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Did You Know High Cholesterol Can Be Inherited?

Chances are good that the average person doesn't know what familial hypercholesterolemia (FH) is. If you're among the one in 250 people worldwide who have this condition, however, not knowing can be fatal. That's because—if FH goes undetected—85% of men and 50% of women will have a heart attack, stroke, or cardiac arrest before age 65.

In light of these potentially catastrophic consequences, ATRIO Health Plans is using the occasion of September being National Cholesterol Education Month to increase awareness of FH.

A Gene Mutation

The majority of people with high cholesterol are guilty of less-than-stellar lifestyle choices, including: consuming foods high in cholesterol and saturated fat, while eating too few fruits, vegetables, and whole grains; exercising infrequently; and smoking.

In contrast, for an estimated 1.3-million Americans, their high cholesterol didn't stem from making poor choices. Instead, they entered the world with high cholesterol, because they were born with FH.

FH is an inherited disorder caused by a gene mutation that prevents the liver from removing excess low-density lipoprotein (LDL—often referred to as "bad cholesterol"). As a result, FH sufferers' LDL levels—if left unmanaged—can soar to lethal levels.

The "familial" portion of FH refers to the fact that it runs in families. If one parent has FH, each offspring has a 50% chance of inheriting the condition. If both parents carry the gene mutation, the chance of passing on the condition remains 50%, but there also is a 25% chance that the child will inherit homozygous FH, which is a much more aggressive and dangerous form of FH.

Who Should be Tested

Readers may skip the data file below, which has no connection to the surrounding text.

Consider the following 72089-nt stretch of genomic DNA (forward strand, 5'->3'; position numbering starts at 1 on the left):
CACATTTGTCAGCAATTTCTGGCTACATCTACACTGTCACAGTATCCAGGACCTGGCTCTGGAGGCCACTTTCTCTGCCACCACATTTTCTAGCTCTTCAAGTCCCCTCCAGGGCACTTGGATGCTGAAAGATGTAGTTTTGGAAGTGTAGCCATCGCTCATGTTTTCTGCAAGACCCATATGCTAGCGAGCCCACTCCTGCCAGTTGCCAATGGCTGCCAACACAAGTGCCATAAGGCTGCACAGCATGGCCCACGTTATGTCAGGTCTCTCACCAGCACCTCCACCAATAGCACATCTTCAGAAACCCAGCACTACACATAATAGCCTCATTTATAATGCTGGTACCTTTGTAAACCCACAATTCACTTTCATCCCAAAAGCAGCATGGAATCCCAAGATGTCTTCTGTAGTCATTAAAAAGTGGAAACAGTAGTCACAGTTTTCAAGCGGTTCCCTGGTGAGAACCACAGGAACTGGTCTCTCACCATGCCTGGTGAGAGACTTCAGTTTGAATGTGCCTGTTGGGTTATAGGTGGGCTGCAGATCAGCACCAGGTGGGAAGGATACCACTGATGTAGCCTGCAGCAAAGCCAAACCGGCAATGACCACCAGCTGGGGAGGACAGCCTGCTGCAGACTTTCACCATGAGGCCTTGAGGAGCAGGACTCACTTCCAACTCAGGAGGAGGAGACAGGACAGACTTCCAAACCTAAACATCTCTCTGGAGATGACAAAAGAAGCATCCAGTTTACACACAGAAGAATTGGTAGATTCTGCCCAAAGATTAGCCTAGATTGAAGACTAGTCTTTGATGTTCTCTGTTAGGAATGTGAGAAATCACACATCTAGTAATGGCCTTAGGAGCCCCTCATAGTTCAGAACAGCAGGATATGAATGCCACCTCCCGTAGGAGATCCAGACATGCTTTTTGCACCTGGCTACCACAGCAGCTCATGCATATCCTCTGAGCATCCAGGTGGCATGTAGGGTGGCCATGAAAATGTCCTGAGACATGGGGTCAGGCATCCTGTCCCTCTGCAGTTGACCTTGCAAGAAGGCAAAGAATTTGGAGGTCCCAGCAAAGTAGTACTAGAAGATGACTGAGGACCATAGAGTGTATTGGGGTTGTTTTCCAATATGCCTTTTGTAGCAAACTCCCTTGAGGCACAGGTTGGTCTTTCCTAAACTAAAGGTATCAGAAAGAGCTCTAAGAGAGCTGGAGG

A particularly troubling aspect of FH is that the vast majority of those with the disease—in fact, up to 90%—have not been diagnosed. FH testing is thus recommended for individuals whose families have a history of early heart disease or extremely high cholesterol—meaning, a father or brother who is diagnosed with one or both before age 55, or a mother or sister who is similarly diagnosed prior to age 65.

Another marker of the disease is visible cholesterol deposits in the tendons or skin, including: bumps or lumps around the knuckles, elbows, and knees called xanthomas;

swollen or painful Achilles tendons, which is termed tendon xanthomas; xanthelasmas,

which are yellowish areas around the eyes; and corneal arcus, which appears as a white arc near the colored part of the eye.

FH is Treatable

Although FH is a very serious condition, it also is a very treatable condition.

Fortunately, there are extremely effective cholesterol-lowering medications, and virtually all who are diagnosed with FH will need to take such medications throughout their lives. Those whose FH is especially aggressive may require LDL-apheresis, which is a dialysis-like procedure through which LDL is regularly removed from the blood.

To avoid exacerbating their condition, FH sufferers shouldn't smoke and should exercise regularly. And, while FH can't be significantly impacted through dietary changes alone, those with the disease should consume foods low in saturated and trans fats, along with deliberately focusing on upping their intake of fiber as well as fresh fruits and vegetables.

Through a combination of early detection and continuous-cholesterol management, those with FH can look forward to long, healthy lives.

Sources:

https://www.everydayhealth.com/high-cholesterol/treatment/10-things-you-need-to-know-about-inherited-high-cholesterol/

https://www.health.harvard.edu/newsletter_article/when-high-cholesterol-is-a-family-affair

http://www.healthline.com/health/high-cholesterol/is-high-cholesterol-hereditary#causes2

https://www.nhlbi.nih.gov/health/health-topics/topics/hbc/

https://thefhfoundation.org/about-fh/what-is-fh

https://thefhfoundation.org/diagnosis-management/diet-lifestyle-tips